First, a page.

Most locals either walk or cycle to get around, some have motorcycles. Cars are few and most of those ferry tourists around. This is just right for us cyclists.... as long as we remembered to cycle on the right!
Every so often we forget and had to remind each other with shouts of "Stay right... stay right! That's right, Right is right."

Commercially, most transport and hawk their goods using tricycles. Very often we see goods (and sometimes people) being transported with these tricycles.

Then there are these motorized tricycles, mainly used by tourists and sometimes by locals to get around town or nearby destinations. These are suppose to seat three passengers; one as a pillion and two squeezed into the cab. The roofs over the motorcycle and cab are rather low though, and some crouching prevent one's head from hitting the roof when the ride gets bumpity bump.

A quick stop at the Basco Plaza in front of the Provincial Capitol Building to take some photos. There is a plaque in Tagalog there, I think it states that this statue is that of a freedom fighter from Sabtang fighting for the country's independence from the Spaniards in late 1800's.
I better pick up more 
Tagalog, must do justice to this revered man.

11:00am - Stomachs are grumbling, those breakfast biscuits did not last long. Time to replenish.
We popped over to the canteen & store of the Saint Dominic College, it's just across the road from the Basco Plaza. This place also stand in as a store that sell stationeries to the student and sometimes as a study room for them too.

Here we had stir-fried vegetables, chicken mushroom stew... AND a local favourtie: deep-fried slighlty pickled Dibang (Flying Fish). It tasted slightly sourish and the meat was a bit hard and dry.

This is how fresh Dibang looks like. Most locals will buy this, fillet the fish, pickle it and hang it out to dry and season for a few days.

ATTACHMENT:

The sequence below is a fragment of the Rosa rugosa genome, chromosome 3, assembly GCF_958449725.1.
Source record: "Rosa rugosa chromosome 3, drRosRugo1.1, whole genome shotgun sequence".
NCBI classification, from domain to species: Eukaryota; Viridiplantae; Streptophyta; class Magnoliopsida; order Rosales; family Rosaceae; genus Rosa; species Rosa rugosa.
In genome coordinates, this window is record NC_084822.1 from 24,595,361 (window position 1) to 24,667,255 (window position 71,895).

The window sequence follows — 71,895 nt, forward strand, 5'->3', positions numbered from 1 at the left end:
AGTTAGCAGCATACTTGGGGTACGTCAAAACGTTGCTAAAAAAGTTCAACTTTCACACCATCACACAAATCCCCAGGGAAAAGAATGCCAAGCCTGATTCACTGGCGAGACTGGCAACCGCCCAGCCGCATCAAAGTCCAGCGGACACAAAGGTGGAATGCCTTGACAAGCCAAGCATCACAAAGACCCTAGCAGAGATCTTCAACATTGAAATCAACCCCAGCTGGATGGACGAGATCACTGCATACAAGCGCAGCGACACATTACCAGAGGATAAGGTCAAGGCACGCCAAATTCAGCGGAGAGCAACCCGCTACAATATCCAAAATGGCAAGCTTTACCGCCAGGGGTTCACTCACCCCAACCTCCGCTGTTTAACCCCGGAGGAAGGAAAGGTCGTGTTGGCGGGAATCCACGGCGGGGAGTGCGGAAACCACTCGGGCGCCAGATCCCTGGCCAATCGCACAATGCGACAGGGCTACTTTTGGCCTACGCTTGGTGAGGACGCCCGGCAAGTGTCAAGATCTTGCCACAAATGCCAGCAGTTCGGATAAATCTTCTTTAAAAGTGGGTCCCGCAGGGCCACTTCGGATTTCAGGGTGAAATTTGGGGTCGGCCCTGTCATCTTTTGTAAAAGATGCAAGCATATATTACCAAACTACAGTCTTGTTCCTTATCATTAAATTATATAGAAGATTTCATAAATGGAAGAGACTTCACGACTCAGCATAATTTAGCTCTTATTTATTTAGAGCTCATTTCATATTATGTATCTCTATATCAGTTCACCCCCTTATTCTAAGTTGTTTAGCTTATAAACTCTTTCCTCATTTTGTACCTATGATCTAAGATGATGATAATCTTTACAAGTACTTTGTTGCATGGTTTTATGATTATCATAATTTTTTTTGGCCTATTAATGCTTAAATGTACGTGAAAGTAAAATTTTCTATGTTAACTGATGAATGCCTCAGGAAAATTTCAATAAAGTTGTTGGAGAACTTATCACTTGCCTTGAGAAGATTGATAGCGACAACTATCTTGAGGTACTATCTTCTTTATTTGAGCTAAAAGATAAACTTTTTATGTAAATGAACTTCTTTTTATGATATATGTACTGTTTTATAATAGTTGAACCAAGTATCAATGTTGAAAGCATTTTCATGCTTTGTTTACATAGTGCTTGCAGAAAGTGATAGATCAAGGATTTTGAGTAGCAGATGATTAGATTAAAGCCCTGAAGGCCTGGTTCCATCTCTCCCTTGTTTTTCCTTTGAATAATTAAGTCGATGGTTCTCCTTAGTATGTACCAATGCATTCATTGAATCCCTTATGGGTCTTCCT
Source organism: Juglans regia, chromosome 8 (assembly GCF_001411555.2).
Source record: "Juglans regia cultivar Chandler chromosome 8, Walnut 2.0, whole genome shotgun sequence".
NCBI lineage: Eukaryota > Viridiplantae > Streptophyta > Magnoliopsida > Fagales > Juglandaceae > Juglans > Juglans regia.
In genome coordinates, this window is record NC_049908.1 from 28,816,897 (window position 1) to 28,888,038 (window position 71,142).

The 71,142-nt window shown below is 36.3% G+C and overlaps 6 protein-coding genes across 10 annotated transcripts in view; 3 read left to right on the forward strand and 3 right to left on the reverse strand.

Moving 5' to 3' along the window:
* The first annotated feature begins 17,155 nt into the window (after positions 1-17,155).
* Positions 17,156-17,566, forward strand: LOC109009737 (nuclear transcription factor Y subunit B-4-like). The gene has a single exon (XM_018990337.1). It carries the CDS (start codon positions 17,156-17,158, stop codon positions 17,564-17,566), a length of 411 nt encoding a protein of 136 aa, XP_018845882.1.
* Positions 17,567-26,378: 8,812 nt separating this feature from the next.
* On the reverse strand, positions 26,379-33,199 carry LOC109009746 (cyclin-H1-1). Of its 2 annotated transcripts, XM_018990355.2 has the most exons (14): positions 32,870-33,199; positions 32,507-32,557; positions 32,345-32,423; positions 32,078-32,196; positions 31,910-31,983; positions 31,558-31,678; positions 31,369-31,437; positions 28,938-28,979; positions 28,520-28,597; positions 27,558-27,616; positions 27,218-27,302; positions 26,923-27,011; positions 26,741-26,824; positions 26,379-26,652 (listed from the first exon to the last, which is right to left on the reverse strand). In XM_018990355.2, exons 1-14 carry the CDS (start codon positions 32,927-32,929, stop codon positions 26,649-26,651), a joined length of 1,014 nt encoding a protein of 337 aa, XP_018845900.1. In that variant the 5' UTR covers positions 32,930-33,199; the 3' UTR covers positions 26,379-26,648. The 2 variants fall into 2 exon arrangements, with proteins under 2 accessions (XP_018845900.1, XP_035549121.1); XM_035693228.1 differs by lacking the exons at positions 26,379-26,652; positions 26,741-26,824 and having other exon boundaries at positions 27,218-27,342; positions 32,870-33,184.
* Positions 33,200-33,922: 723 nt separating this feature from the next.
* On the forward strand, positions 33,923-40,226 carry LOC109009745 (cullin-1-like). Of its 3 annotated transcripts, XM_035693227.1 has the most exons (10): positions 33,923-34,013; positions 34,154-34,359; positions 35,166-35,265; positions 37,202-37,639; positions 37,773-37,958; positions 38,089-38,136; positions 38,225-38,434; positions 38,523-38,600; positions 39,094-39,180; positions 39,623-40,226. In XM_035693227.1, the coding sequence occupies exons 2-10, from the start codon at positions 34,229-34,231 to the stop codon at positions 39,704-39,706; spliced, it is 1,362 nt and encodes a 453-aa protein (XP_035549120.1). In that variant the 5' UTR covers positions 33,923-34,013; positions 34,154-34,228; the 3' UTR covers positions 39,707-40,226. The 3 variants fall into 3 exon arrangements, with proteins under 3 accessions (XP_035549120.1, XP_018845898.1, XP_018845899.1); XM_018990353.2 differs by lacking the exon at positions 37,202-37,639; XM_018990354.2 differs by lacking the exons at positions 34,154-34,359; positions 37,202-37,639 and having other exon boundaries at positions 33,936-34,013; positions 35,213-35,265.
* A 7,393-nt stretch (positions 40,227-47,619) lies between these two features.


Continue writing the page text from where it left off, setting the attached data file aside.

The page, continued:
Across from our table, two young Ivatan girls were looking at me; trying hard not to smile, not to laugh at this foreigner who was having a tough time getting used to eating the Dibang.
I, on my part was trying to concealed my looking at them, taking short glances up. I was trying to look at their features and how to place their looks. Do they look Asiatic or do they have that Hispanic look?
Suddenly, they burst out laughing and I did too; we have become friends in a way. It doesn't really matter how we look! Chinese, Hispanic, Latino don't come into play, the simplicity of the heart just shines out.

We cycled onwards, along this stretch of the National Road are many wall murals depicting the attractions and life on the islands.

These are simple but colourful, not garish that they overwhelm they place. The above shows a fisherman carrying another of the islands' delicacy, the Dorado fish.

Just slightly ahead was the Santo Domingo Church. A Roman Catholic church, it is also called the Basco Cathedral and is dedicated to the patron saint of Basco, Saint Dominic. Built in the around 1795, it is one of the oldest churches here.

Some views of the church:
Indoor view.

The altar.

Jesus carrying the cross.

The first church was built around 1783 and was made of wood. Then it was dedicated to the Immaculate Conception, thus in this church one would find many statues of Mother Mary.

In the compound, a statue of Our Lady of Fatima.

And behind her, some college students were having a group study, picnic style under the shade of tree.
Life here is unhurried and idyll.

The idyllist slow pace here lulls me and it's getting to be afternoon with the sun shining brightly; perhaps I will go take a siesta.
See you all in Part 2 after my snooze.

This blog comes in a several parts. To go to other parts click on the following link to return to the summary page:

To see more photos for the day, Click here.